By Sue Botos
When the weather is warmer and children swarm the park at the Rocky River City Hall campus, it’s easy to overlook the plaque bearing Matthew James McCarthy’s name, proclaiming that the playground is “dedicated to children of all abilities.”
But on a quiet winter day, with a gentle snow falling, a visitor can almost feel the presence of the little boy who inspired the play area.
Seated in the Lakewood storefront that houses Matthew’s Lending Library, a nonprofit organization providing adaptive equipment and toys for children with special needs, Matthew’s mom, Vicki McCarthy, recalled the frustration she felt when her son could not use standard playground equipment.
“I went to (then) Mayor Earl Martin and said, ‘My child can’t play on your playground.’ At first he didn’t know what I was talking about.” McCarthy then explained that even an adaptive swing would allow Matthew, who was born in 1981 with cerebral palsy and had other, independent disabilities, to enjoy the park.
“Earl was just so on-board with getting the playground to be successful,” noted McCarthy, who said the city raised all of the funds for the playground.
Play equipment is just one challenge faced by parents of special needs children, and McCarthy recalled her frustration when trying to find the items Matthew, who passed away at age 8, needed every day. This led to the birth of Matthew’s Lending Library.
“My son died, and we knew how hard it was to get adaptive equipment for him. It was very difficult to get and extremely expensive, pretty much cost-prohibitive. I was kind of at a loss when he passed. I didn’t know what to do with myself and I had his things and I thought (that) there are families out there who could use this,” McCarthy remembered.
The organization soon outgrew the McCarthys’ garage and an additional storage facility. For eight years it operated out of space on Smith Court in Rocky River, then moved to Lakewood to be more “centrally located,” according to McCarthy.
Matthew’s Lending Library continues to grow, with 350 children and young adults registered. “Our goal is to try to help the kids reach their fullest potential,” said McCarthy, who also hopes to ease the stress on families, starting with the application process.
“It’s very simple. Part of the reason why our enrollment process is so simple is that when my son was living … the paperwork and the hoops you had to jump through was just so ridiculous. I wanted to make it as simple as possible,” she said, adding that the only criterion for membership is a disability requiring adaptive equipment. She said there is a onetime fee of $25, which is often waived.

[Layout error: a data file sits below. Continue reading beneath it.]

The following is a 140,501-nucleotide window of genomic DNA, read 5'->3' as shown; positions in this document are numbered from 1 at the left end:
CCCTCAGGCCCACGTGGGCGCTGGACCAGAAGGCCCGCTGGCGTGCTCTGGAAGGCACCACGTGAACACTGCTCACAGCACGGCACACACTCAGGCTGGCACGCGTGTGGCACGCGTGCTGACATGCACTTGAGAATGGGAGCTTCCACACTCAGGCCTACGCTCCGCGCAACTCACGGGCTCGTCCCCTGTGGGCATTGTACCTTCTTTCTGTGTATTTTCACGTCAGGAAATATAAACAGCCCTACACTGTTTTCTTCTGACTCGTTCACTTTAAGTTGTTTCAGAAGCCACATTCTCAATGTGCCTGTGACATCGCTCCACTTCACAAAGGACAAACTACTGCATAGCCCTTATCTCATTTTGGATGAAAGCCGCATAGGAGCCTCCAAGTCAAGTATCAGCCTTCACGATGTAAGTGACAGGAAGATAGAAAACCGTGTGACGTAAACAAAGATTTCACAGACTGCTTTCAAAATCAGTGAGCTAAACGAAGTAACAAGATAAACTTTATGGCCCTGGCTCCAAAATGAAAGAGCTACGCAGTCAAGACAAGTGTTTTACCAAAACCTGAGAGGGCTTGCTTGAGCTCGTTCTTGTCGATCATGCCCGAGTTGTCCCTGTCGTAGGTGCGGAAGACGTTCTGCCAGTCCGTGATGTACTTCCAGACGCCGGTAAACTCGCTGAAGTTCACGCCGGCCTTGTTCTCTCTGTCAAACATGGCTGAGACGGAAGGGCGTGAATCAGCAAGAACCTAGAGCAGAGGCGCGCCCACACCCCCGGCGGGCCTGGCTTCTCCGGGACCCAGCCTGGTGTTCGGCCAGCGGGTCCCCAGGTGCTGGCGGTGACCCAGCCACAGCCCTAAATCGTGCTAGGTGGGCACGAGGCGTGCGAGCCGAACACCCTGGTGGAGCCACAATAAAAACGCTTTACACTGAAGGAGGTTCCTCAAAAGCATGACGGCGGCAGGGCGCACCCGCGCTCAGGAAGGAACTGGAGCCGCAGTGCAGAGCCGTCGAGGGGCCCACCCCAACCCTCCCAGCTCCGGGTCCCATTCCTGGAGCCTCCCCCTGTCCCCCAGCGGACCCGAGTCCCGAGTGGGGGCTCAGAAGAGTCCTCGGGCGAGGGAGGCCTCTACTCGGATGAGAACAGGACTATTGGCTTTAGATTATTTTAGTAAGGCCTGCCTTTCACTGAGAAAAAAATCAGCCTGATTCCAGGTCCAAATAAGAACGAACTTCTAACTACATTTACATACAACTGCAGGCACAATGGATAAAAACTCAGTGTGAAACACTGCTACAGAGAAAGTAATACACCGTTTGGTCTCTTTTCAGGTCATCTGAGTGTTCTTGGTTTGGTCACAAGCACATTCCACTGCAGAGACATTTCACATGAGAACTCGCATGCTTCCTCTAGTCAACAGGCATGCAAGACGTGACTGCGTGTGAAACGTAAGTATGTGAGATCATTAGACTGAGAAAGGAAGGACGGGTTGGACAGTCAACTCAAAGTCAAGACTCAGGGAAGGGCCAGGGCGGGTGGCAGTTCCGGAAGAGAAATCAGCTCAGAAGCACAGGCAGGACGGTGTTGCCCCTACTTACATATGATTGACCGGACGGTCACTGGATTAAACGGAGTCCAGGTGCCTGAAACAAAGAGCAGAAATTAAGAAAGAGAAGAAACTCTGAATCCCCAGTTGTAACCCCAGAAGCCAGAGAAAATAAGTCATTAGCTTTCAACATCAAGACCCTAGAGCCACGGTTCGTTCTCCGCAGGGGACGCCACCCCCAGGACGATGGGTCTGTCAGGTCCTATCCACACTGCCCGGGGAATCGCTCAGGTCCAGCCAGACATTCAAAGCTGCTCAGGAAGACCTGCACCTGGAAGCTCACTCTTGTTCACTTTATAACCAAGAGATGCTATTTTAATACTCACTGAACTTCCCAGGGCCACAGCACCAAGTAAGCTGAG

Items in the jam-packed store range from mobility equipment to items that position a child while eating or bathing, to “capability switch”-operated toys. These toys attach to a large button, allowing children with limited fine motor skills to operate them. McCarthy recalled the story of a child who was finally able to blow out birthday candles with a fan hooked up to a capability switch.
As items are outgrown, parents can exchange them. The items are then refurbished and made ready for another child. Adaptive bikes and trikes, which can run between $1,400 and $1,500, are the most-sought items, but also the hardest to keep in stock. “That’s the heartbreaking thing, when a parent calls and we don’t have it available,” McCarthy said.
As McCarthy demonstrates equipment for a visitor, she recalled the stares and cruelty from other children and sometimes adults that her son endured. But she is hopeful that is changing. Because of inclusion policies in classrooms, she feels children are getting more used to seeing special needs children.
She hopes others will learn from these children, just as she learned from Matthew. As she looked around her packed store, she smiled. “Matthew started all of this and I’m proud of him.”
SIDEBAR: Matthew’s Lending Library is at 15528 Madison Ave. in Lakewood. Call 216-226-3669 or visit www.matthewslendinglibrary.org for more information. Vicki McCarthy can be reached at MLendingLi@aol.com.